Changing misconceptions about HIV

01 December 2015
We conducted a successful campaign, with most section heads as well as many of the staff coming for HIV testing. This was a major breakthrough in my work, and one of the most exciting times in my life since, as a volunteer with specific technical skills and a passion for my work, I managed to change the mission personnel's perception of HIV.
Cissy Kinaawa Ayebi (right), UN Volunteer HIV and AIDS trainer/counsellor, during a counselling session with the Head of Office of UNAMID’s West Sector during an HIV awareness campaign. (UNV, 2015)

Darfur, Sudan: In 2009, I joined UNAMID as a volunteer HIV and AIDS trainer/counsellor, after having served as a VSO volunteer HIV and AIDS advisor in Cambodia, and as an HIV and AIDS counsellor with TASO in my own country of Uganda. I am passionate about volunteering, having started work as a volunteer in Uganda, and born in a family of volunteers - my father and mother were community volunteers helping those in need.

Arriving in Darfur fresh from Cambodia, I met a vibrant and energetic team of HIV and AIDS volunteers. We all teamed up and worked happily at a challenging time since the HIV unit was one of the last to get established within the African Union-United Nations Hybrid Operation in Darfur (UNAMID).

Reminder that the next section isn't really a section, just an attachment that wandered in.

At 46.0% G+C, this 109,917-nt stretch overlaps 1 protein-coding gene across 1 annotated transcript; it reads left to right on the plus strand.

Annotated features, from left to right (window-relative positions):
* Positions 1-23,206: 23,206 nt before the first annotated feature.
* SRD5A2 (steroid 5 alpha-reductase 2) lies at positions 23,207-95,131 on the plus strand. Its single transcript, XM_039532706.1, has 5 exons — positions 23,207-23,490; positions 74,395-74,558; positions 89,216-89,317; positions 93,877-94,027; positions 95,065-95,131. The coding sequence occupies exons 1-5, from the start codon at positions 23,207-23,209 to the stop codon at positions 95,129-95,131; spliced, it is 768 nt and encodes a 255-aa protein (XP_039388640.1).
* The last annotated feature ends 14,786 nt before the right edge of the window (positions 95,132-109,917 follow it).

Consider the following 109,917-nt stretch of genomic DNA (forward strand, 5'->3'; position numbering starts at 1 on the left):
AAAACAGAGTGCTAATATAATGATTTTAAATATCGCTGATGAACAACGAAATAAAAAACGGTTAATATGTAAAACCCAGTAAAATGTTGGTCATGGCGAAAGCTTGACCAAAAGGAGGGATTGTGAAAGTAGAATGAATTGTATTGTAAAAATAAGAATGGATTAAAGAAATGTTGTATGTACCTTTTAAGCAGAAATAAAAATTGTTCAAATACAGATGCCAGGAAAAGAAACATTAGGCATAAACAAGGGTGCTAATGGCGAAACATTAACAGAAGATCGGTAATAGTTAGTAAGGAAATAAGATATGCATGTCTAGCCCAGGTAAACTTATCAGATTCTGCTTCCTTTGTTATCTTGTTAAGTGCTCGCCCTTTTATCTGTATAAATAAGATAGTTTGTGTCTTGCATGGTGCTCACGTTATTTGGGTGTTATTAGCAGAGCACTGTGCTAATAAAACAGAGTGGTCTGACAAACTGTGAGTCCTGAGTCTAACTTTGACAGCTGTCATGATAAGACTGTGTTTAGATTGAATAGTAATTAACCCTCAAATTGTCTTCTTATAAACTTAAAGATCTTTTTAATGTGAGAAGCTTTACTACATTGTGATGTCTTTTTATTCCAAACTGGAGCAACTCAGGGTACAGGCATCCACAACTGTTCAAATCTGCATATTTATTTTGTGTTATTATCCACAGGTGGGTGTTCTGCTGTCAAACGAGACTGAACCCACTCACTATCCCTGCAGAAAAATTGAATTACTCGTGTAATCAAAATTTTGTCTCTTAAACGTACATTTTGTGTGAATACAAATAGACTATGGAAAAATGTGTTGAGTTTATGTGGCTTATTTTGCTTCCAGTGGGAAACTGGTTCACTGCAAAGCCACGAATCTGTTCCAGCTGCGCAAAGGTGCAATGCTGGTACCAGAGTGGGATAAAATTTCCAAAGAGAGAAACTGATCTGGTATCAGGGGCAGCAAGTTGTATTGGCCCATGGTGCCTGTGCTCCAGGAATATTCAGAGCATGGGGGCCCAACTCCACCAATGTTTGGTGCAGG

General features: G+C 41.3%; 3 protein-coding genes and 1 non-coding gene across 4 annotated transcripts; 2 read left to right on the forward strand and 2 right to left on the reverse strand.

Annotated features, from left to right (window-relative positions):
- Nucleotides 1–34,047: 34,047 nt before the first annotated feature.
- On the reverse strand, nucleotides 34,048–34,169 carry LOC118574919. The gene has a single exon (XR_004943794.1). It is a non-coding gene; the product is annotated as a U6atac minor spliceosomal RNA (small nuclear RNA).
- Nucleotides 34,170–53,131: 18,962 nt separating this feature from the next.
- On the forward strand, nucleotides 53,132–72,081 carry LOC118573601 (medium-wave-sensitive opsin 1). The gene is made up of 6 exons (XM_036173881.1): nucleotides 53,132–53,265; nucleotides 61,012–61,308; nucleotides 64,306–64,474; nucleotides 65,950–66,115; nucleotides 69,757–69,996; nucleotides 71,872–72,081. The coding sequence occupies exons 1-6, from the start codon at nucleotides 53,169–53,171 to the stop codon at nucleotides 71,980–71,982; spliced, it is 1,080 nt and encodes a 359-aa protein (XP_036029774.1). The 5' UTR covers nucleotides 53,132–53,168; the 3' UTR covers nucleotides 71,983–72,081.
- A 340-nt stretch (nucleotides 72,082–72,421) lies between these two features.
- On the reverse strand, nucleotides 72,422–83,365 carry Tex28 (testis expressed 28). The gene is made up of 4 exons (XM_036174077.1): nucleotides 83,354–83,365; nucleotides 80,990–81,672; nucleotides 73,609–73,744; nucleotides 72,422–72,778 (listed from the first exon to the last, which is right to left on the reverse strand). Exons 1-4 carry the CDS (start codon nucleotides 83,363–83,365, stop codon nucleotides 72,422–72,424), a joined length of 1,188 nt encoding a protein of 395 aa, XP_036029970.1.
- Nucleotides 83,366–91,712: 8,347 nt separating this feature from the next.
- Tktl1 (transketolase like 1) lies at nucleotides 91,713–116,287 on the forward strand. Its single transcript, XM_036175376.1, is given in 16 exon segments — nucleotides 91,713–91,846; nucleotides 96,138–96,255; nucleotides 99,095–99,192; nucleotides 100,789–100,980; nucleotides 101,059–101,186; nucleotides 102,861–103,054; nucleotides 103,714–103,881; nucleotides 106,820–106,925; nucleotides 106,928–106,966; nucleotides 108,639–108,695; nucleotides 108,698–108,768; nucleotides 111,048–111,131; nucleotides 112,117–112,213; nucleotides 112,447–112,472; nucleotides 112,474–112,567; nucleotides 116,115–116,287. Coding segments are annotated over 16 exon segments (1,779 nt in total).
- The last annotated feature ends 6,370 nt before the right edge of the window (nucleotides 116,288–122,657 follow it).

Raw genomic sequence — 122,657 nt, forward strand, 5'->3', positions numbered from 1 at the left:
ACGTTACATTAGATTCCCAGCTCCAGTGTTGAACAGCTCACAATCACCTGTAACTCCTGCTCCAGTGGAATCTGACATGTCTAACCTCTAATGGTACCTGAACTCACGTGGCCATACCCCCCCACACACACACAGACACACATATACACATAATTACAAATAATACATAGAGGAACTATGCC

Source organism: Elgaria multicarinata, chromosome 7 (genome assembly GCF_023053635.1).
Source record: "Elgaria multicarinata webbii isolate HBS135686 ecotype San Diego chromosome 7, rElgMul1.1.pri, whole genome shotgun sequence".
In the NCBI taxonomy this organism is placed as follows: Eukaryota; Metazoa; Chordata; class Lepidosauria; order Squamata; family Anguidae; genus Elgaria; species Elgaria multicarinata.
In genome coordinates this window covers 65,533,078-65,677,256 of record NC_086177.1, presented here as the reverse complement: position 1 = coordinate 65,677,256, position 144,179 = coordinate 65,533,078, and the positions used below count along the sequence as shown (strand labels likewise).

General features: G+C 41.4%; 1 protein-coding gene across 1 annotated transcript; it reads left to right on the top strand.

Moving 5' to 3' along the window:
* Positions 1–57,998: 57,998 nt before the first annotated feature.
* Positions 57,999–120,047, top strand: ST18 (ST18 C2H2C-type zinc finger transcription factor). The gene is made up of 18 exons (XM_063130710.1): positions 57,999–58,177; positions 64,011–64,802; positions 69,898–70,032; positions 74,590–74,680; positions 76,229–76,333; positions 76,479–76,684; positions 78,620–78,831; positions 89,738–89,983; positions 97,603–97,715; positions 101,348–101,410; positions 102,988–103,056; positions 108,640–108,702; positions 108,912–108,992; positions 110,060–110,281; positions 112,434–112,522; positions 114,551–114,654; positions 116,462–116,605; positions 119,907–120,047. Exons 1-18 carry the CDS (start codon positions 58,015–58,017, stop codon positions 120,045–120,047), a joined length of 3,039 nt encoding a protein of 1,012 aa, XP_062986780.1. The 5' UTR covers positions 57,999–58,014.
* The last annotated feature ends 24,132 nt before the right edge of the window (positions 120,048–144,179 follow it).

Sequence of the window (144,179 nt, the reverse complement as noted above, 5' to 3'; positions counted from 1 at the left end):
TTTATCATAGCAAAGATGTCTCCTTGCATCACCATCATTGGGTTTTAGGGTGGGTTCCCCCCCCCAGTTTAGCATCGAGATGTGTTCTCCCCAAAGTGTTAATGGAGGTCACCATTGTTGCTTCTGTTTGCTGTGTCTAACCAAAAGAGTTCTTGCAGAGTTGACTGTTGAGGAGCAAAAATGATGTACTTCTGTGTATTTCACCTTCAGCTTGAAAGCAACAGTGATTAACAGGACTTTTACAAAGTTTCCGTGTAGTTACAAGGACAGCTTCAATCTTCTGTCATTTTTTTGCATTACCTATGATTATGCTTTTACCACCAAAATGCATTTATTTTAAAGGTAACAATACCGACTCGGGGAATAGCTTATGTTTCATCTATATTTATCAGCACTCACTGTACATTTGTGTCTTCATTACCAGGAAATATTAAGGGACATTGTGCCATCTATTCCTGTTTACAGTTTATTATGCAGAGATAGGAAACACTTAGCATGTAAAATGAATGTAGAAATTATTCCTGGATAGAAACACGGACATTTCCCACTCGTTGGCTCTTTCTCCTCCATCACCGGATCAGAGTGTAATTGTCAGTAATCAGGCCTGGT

In a very short time, the team was dispersed: each of us was allocated to a sector where we were to become team leaders. As the team leader for Darfur’s West Sector, my main task involved raising HIV and AIDS awareness among mission personnel, conducting HIV and AIDS training, setting up a Voluntary Confidential Counselling and Testing Centre, as well as carrying out counselling for both civilian and uniformed mission personnel. Externally, I worked with the Sudanese National AIDS Programme and with local communities, including prisons, to raise awareness about HIV/AIDS.

It was challenging talking about HIV and AIDS in El Geinena, where misperceptions about HIV/AIDS are widespread. In the communities people have many misconceptions about HIV, and some people even believe that peacekeepers were responsible for bringing HIV to Darfur. One morning I went to the ablution to refill condoms, only to find defamatory messages against the HIV unit. Local cleaners didn’t want to clean our office for fear that they would contract HIV.

In view of this, I decided that I should focus on educating cleaners and other mission personnel about HIV. I also approached the Head of the Office for his support. I talked to him about HIV, about the advantages of knowing one’s status, and about the devastating effects of the disease. He agreed to support by leading a campaign about HIV in the Sector.

We conducted a successful campaign, with most section heads as well as many of the staff coming for HIV testing. This was a major breakthrough in my work, and one of the most exciting times in my life since, as a volunteer with specific technical skills and a passion for my work, I managed to change the mission personnel's perception of HIV.

Arab States
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